To the College Community:
The spring semester should be a time of celebration for people of many faiths in our community. Last Sunday was Easter, the culmination of Easter Week for Christians. Jewish members of the community began Passover with the Seder last Friday and concluded last night. Hindus heralded the arrival of spring with Holi, the festival of colors, on March 21. For Muslims, Ramadan will begin on May 5 and continue through the beginning of June.
I know that many of us are shocked and saddened by the way in which this season of celebration has been marked by acts of violence directed against members of many of these faith communities in the United States and across the globe. Yesterday’s tragic shooting at Chabad Poway in San Diego, which has already been identified as an anti-Semitic hate crime, follows by six months the mass shooting at Tree of Life Synagogue in Pittsburgh, the deadliest attack on Jews in American history.
Last week in California, a man was charged with intentionally driving his car into a group of people he believed to be Muslims. In March, the world grieved alongside Muslims after the horrific massacre in Christchurch, New Zealand, where a white supremacist killed 50 worshippers and injured 50 others at two mosques during Friday prayers.
Just one week ago, more than 250 Christians, a large number of them children, died in a series of suicide bombings during Easter Sunday services in Sri Lanka. These attacks, for which ISIS has claimed responsibility, initiated a wave of continued violence in the country.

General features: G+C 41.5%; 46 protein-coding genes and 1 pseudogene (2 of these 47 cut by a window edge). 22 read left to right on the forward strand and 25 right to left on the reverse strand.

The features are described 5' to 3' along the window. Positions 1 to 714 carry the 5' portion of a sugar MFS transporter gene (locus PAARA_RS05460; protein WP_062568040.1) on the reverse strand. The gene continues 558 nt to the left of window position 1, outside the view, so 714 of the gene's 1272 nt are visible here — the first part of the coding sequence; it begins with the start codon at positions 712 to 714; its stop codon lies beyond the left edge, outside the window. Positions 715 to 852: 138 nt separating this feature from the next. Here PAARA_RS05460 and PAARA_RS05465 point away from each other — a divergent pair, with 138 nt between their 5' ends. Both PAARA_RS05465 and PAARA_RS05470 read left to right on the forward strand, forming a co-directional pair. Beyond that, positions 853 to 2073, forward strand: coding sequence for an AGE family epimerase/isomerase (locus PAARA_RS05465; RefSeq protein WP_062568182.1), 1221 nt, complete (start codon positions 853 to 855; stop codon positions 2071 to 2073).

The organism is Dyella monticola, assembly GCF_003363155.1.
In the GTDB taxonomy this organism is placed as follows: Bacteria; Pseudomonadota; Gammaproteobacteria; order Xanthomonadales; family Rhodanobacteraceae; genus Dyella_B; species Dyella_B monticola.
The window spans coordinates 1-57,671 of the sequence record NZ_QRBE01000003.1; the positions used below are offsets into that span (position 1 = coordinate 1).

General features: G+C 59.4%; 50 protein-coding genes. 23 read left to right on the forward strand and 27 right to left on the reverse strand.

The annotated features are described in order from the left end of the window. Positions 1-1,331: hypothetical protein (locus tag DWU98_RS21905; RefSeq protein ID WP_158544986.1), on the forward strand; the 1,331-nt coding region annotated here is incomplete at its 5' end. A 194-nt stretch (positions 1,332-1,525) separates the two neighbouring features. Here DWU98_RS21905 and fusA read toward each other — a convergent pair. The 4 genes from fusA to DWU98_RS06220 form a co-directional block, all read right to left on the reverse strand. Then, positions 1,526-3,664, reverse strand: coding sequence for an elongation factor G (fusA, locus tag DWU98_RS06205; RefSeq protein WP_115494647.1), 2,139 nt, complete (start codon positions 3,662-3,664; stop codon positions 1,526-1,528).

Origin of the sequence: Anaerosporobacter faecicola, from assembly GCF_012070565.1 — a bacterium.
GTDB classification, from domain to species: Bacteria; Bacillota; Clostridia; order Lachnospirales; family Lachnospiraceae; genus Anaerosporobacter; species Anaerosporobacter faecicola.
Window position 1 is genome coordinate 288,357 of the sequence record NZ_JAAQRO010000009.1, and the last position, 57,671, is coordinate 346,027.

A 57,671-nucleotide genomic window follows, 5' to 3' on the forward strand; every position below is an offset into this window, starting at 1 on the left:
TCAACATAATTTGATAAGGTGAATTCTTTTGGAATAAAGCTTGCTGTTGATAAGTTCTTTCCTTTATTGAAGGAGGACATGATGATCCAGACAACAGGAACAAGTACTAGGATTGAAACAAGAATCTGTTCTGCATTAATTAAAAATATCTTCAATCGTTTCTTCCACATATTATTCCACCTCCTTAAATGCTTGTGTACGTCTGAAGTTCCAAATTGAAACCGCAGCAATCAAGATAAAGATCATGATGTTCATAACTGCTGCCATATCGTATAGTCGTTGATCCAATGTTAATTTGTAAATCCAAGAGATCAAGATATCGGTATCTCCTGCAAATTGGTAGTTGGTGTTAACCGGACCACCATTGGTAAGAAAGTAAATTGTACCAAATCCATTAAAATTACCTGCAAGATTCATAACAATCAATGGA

When we experience a loss in our own community, we know how to respond and comfort one another. It is harder to know how to respond to events that do not occur on our campus yet can have a powerful effect on individual members of our community. Unlike natural disasters, acts of violence like these can engender, and are designed to engender, not simply sorrow but outrage and fear. Their purpose is to sow mistrust and create division. Even within a community as close-knit as Lafayette, this effect can be felt by members of affected communities who may wonder why others seem unaware or unconcerned about their grief and distress.
At Lafayette, we are committed to being a welcoming and supportive community for people of all faiths. This fall, we took an important step forward in this regard with the approval of a policy that permits dean’s excuses for students to participate in religious observances. I believe it is important to note that this effort was successful because it involved close collaboration among all our campus’ faith organizations. YoungLife, Hillel Society, Newman Catholic Association, InterfaithCouncil, Muslim Students Association, and the South Asian Student Association worked with the Office of Religious & Spiritual Life and the dean of students on a proposal that was supported with a resolution by Student Government, and then supported by the administration, the Teaching and Learning Committee, and the faculty.
At this difficult time in our world, I hope we can take heart from our own community’s efforts to be respectful of the diverse faith traditions that enrich and animate the Lafayette community. As we each struggle to process our own feelings about these events, it is important to be sensitive to the fact that others may process them in a different or more personal way. At the same time, I know that we stand united as a community in our rejection of the hatred, prejudice, and fear that these acts of violence represent. In this moment it seems right to reaffirm that our goal as a community is to offer each other instead understanding, respect, and love.
President Alison Byerly